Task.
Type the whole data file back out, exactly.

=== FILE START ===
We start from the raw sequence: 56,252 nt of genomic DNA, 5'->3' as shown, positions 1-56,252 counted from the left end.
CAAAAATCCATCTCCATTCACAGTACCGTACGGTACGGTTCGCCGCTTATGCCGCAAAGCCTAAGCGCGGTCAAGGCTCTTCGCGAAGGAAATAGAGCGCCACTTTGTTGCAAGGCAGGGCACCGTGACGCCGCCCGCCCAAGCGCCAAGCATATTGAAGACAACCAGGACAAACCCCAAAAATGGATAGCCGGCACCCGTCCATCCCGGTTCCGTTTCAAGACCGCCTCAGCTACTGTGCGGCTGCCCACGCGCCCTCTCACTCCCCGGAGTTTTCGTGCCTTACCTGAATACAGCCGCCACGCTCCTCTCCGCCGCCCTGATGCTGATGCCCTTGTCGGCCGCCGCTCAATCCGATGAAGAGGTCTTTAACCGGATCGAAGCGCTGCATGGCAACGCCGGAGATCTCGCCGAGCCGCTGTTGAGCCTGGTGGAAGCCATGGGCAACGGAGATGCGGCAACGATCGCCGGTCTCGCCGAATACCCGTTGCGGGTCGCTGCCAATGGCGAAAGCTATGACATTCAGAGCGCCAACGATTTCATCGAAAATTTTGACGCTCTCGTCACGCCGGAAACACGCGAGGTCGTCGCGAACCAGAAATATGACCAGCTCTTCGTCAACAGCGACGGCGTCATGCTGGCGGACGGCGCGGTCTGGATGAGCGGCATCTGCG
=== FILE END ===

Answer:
We start from the raw sequence: 56,252 nt of genomic DNA, 5'->3' as shown, positions 1-56,252 counted from the left end.
CAAAAATCCATCTCCATTCACAGTACCGTACGGTACGGTTCGCCGCTTATGCCGCAAAGCCTAAGCGCGGTCAAGGCTCTTCGCGAAGGAAATAGAGCGCCACTTTGTTGCAAGGCAGGGCACCGTGACGCCGCCCGCCCAAGCGCCAAGCATATTGAAGACAACCAGGACAAACCCCAAAAATGGATAGCCGGCACCCGTCCATCCCGGTTCCGTTTCAAGACCGCCTCAGCTACTGTGCGGCTGCCCACGCGCCCTCTCACTCCCCGGAGTTTTCGTGCCTTACCTGAATACAGCCGCCACGCTCCTCTCCGCCGCCCTGATGCTGATGCCCTTGTCGGCCGCCGCTCAATCCGATGAAGAGGTCTTTAACCGGATCGAAGCGCTGCATGGCAACGCCGGAGATCTCGCCGAGCCGCTGTTGAGCCTGGTGGAAGCCATGGGCAACGGAGATGCGGCAACGATCGCCGGTCTCGCCGAATACCCGTTGCGGGTCGCTGCCAATGGCGAAAGCTATGACATTCAGAGCGCCAACGATTTCATCGAAAATTTTGACGCTCTCGTCACGCCGGAAACACGCGAGGTCGTCGCGAACCAGAAATATGACCAGCTCTTCGTCAACAGCGACGGCGTCATGCTGGCGGACGGCGCGGTCTGGATGAGCGGCATCTGCG